Git – Can you do something with rebase that you can't do with merge?

Every time I’ve tried a rebase, I’ve been involved in an infinite loop of unsolvable conflicts. Before resolving x conflict, y conflict appeared, and then x conflict again, and so on.

The point is that (apparently) merge, or even cherry-pick, provide the same functionality you could expect from rebase, don’t they? If not, which is the usefulness of rebase?

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  • 2 Solutions collect form web for “Git – Can you do something with rebase that you can't do with merge?”

    rebase rewrites history. It does way more than merge or cherry-pick — a very advanced tool that takes practice (and can be dangerous, since it rewrites history…be careful with git push -f). When rebase is used similarly to merge, the process is quite distinctively different.

    git fetch origin && git merge origin/master:

    • download changes from origin
    • merge changes on top of local branch
    • resolve conflicts and commit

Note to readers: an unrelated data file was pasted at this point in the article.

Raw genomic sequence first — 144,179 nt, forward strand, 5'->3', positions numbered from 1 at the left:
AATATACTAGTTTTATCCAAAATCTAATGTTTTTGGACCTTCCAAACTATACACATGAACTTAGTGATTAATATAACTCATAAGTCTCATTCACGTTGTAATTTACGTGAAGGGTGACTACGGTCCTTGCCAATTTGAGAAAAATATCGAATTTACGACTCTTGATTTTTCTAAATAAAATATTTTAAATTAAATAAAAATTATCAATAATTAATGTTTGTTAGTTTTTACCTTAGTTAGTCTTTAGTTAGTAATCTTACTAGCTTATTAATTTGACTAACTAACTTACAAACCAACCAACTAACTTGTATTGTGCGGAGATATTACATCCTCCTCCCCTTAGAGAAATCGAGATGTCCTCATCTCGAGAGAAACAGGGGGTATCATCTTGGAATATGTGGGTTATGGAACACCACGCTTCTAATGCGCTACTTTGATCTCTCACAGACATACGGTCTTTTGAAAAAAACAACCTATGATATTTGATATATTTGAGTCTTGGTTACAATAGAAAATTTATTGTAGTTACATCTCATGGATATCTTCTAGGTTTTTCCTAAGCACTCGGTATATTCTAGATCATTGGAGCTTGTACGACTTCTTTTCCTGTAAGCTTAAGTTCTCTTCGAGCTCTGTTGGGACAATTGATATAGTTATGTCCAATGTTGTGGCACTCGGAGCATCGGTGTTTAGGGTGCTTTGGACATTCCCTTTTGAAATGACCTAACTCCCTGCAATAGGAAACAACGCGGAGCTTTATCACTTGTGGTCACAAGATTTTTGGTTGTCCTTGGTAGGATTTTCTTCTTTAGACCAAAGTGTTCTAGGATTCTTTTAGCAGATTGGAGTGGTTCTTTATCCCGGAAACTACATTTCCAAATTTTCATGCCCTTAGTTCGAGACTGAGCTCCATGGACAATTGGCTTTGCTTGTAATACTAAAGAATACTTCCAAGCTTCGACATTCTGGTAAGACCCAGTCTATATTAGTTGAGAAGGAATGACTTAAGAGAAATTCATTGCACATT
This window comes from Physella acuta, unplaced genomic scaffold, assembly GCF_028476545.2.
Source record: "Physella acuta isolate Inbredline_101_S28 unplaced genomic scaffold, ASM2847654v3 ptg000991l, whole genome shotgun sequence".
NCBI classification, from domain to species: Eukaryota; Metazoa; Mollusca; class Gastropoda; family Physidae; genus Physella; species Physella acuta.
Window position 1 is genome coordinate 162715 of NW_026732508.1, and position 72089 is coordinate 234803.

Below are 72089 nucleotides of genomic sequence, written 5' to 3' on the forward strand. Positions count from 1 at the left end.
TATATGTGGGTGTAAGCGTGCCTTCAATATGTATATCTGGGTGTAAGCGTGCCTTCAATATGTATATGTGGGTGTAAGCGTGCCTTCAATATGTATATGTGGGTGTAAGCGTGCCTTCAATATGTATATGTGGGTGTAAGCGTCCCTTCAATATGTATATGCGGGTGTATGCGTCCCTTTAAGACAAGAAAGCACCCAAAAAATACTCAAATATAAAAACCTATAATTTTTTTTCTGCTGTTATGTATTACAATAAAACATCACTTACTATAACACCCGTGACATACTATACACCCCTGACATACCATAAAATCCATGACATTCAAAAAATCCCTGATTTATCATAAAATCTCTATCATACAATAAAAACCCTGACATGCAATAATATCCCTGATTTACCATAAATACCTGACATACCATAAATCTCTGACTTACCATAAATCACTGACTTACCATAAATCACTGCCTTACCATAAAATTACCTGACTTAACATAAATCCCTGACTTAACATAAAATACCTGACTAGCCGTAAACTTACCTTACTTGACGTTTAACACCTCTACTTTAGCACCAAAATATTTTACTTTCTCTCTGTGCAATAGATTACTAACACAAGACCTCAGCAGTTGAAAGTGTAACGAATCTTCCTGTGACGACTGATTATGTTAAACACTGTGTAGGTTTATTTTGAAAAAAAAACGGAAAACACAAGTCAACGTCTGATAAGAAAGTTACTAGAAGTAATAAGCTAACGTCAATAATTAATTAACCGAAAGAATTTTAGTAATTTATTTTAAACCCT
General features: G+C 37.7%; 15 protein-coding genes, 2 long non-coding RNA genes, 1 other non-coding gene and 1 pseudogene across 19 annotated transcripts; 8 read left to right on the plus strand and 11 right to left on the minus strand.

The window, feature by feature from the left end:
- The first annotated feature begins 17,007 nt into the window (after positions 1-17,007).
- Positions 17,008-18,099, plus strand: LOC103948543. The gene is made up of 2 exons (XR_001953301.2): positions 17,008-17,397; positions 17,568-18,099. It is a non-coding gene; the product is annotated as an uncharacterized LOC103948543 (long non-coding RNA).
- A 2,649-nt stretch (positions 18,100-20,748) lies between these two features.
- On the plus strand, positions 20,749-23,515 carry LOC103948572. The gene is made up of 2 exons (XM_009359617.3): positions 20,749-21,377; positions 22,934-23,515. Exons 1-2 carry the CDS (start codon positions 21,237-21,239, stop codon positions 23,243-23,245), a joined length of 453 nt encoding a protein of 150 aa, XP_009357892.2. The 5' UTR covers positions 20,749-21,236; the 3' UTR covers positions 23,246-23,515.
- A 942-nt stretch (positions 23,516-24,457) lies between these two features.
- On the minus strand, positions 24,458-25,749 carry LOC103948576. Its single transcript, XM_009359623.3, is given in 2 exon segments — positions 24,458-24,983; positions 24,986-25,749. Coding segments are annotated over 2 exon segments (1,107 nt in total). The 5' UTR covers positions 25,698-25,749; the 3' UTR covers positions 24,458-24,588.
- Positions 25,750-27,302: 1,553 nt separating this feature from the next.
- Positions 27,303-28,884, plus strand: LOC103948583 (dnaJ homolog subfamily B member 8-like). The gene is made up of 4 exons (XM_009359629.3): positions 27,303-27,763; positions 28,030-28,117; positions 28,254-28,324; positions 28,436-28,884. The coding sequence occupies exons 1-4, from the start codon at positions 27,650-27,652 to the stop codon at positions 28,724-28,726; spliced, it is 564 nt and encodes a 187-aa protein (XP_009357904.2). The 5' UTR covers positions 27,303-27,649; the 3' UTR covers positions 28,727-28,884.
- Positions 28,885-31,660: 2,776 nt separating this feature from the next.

git fetch origin && git rebase origin/master:

    • download changes from origin
    • reset local branch to a common point in history (a commit that both local/remote repos share)
    • fast forward to origin
    • apply your commits on top of new commits one by one
    • resolve conflicts and commit for each local change

    The big advantage of rebase in this situation is that you’re just updating your local repo and applying your commits on top and there won’t be any “gross” merge commit saying “hey, I just merged this stuff in.” The downside is that if you have a ton of commits that modify the same files, you will have to resolve the conflict over and over again since there is no “gross” merge commit.

    But again, rebase is a really advanced tool meant for rewriting history. You can amend previous commit titles, delete commits in the past, squash many commits together, etc. Read up on it!

    I use rebase in only one case. The case:

    1. I have master branch with current version of an app.
    2. I create feature-branch for a new feature
    3. I make a few commits in feature-branch
    4. I make a few hot commits in the master branch
    5. Now I want to have that commits in the feature-branch and I do rebase in this case.
    6. I done with the feature-branch and I just merge it into master.

      git checkout master
      git checkout feature-branch
      git commit -am "feature commit #1"
      git commit -am "feature commit #2"
      git commit -am "feature commit #3"
      git checkout master
      git commit -am "hot fix"
      git checkout feature-branch
      git rebase master
      git commit -am "i'm done"
      git checkout master
      git merge feature-branch

    This allows me to be on the top of master branch and have a clean git history.

    Git Baby is a git and github fan, let's start git clone.